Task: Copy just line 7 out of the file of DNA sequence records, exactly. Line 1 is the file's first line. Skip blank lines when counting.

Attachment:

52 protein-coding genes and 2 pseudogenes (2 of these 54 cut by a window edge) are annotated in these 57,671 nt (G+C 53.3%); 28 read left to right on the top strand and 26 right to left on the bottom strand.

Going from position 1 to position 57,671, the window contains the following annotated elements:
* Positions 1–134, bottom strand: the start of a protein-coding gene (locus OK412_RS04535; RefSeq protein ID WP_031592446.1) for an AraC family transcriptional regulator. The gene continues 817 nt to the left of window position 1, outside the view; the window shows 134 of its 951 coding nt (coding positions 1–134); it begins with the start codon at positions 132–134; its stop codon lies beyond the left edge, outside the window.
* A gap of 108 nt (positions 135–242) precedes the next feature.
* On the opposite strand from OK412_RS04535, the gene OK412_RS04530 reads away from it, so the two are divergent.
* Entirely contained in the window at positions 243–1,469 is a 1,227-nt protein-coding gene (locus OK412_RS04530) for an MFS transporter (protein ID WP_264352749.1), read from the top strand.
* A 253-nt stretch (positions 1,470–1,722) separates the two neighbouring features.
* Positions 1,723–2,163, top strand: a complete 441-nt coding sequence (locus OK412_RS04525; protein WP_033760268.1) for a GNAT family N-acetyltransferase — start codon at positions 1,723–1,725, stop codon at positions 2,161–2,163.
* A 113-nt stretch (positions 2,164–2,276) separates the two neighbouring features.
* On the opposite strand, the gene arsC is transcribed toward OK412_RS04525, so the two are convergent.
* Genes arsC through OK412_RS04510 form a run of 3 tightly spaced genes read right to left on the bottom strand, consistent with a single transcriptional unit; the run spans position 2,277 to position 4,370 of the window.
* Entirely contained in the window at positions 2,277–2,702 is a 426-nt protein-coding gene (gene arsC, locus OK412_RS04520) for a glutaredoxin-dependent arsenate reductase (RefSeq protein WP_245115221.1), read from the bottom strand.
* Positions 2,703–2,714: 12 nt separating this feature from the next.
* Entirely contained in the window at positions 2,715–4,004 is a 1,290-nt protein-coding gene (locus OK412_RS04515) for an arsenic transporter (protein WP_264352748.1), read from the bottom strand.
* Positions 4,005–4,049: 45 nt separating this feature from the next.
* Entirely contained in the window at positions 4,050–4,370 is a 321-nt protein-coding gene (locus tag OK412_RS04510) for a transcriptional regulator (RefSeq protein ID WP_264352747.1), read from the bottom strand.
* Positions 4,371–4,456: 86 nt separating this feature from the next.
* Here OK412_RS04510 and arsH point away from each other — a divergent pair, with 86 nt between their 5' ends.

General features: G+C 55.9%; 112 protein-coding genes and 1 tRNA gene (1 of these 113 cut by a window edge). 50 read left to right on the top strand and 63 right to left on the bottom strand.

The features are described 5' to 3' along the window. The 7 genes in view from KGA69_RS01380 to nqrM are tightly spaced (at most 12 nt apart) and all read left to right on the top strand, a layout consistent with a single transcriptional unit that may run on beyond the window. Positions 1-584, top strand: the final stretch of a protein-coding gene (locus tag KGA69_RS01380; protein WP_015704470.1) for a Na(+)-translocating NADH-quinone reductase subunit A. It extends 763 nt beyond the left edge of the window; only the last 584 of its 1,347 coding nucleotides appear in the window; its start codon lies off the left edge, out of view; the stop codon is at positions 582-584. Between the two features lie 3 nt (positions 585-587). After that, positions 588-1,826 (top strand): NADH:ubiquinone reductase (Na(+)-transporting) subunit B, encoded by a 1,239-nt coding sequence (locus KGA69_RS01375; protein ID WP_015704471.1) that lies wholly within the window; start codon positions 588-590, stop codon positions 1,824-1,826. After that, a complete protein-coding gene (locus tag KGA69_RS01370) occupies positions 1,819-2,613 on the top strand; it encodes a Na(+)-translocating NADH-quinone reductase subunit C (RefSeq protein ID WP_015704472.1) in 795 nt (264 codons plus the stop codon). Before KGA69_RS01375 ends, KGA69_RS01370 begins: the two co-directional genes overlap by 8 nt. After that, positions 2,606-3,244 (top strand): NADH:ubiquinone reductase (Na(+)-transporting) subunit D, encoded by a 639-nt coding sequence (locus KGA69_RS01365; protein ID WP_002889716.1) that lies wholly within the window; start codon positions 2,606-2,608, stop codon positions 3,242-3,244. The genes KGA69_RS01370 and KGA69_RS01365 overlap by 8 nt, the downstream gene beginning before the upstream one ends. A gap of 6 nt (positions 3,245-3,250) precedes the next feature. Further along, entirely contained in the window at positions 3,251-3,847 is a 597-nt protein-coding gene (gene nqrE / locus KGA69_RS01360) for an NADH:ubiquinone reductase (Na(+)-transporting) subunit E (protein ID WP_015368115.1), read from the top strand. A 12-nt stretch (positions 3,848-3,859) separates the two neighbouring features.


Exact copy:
* A 253-nt stretch (positions 1,470–1,722) separates the two neighbouring features.